Romeo and Juliet at the West Yorkshire Playhouse

Holly Spanner reviews Amy Leach’s new production of Romeo & Juliet at the West Yorkshire Playhouse, Leeds…

A staple of the school syllabus for generations, Romeo and Juliet remains perhaps the most analysed play of all time. So just how do you go about staging a production so well known that it still holds you on the edge of your seat as when it was first published in 1597?

Associate Director Amy Leach has done just that. Following the critically acclaimed production of Kes at the West Yorkshire Playhouse last spring, Leach has brought the production crashing into the modern era, set to a soundtrack of contemporary soft rock. Reminiscent of an inner city skate park or school playground, Hayley Grindle’s set is a bleak concrete jungle of platforms and iron railings. Under the beating summer sun, weeds push their way through the cracks and a drainage gutter runs around the perimeter of the circular stage.

This grey, unforgiving cityscape is bought to life with lively energy from the young cast. Fights are filmed on smartphones, and the Capulets are proprietors of Capulets Boxing Gym. The harsh stone of the streets becomes a vibrant underground club, flooded with neon, where at the planetary themed party, the star-cross’d lovers (both, dressed as stars), are destined to meet. Capturing the delicious awkwardness of modern courtship on a ‘night out’, time stands still Dan Parr as Romeo and Tessa Parr as Juliet weave in and out of party-goers in an innocent game of cat and mouse.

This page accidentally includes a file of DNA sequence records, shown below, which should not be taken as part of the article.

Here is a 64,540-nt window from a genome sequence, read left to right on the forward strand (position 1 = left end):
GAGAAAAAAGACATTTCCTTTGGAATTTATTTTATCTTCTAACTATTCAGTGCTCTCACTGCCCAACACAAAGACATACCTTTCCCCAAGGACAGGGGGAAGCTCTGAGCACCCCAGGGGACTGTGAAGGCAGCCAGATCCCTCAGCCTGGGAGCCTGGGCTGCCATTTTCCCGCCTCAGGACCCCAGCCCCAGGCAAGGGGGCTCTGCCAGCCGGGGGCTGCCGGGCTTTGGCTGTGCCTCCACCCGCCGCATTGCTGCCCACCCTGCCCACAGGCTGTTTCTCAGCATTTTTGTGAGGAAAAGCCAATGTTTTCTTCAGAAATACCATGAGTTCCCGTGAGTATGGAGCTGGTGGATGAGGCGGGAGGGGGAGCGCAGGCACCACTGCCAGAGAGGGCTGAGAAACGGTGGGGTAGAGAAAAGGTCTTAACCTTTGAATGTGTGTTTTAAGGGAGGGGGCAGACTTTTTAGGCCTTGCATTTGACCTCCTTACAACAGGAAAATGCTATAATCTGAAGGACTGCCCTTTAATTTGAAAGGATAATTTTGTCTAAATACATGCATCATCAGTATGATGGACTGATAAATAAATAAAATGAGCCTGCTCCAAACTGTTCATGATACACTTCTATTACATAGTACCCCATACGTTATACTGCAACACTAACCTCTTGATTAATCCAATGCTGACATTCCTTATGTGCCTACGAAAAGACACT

Gone are dreamlike expressions and sighs of longing, instead Dan Parr portrays an impulsive Yorkshire lad, with the excitement of a child at Christmas, using the Bards words as tongue-in-cheek grandiose expressions of love. Juliet, being amused by his statements, humors him in a gritty and strong, yet vulnerable and honest performance, her body language and facial expressions often conveying multiple, conflicting thoughts. A tender moment is shared at the wedding dance, where, despite the short passage of time, the pair is no longer an excitable couple in the first throws of romance, but one in awe of each other.

Gender-blind casting can be risky, but Leach has made it work. Friar Lawrence has become the Reverend Lawrence (Olwen May), a motherly, caring figure of authority and reason, she is trusted, and moves from a somewhat supporting role to a much more prominent character, central to the inevitable tragedy. Mercutio is played by Elexi Walker, and brings a new dynamic to the play. Larger than life, she portrays an extroverted, humorous Mercutio who is in love with life itself, fiercely loyal to Romeo; she has an insatiable, hungry energy.

Featuring an ensemble from the Playhouse Youth Theatre, this is a thoroughly enjoyable reinterpretation of a classic text. There are a few tweaks here and there, for example, there are no mentions of Juliet’s age (whose marriage at 13 years old would be questionable these days), but in doing so it bridges the generational divide, and it avoids the clichés associated with bringing the play into a contemporary setting.

Runs until: 25 March 2017
Reviewed on: 18 March 2017
Image: Anthony Robling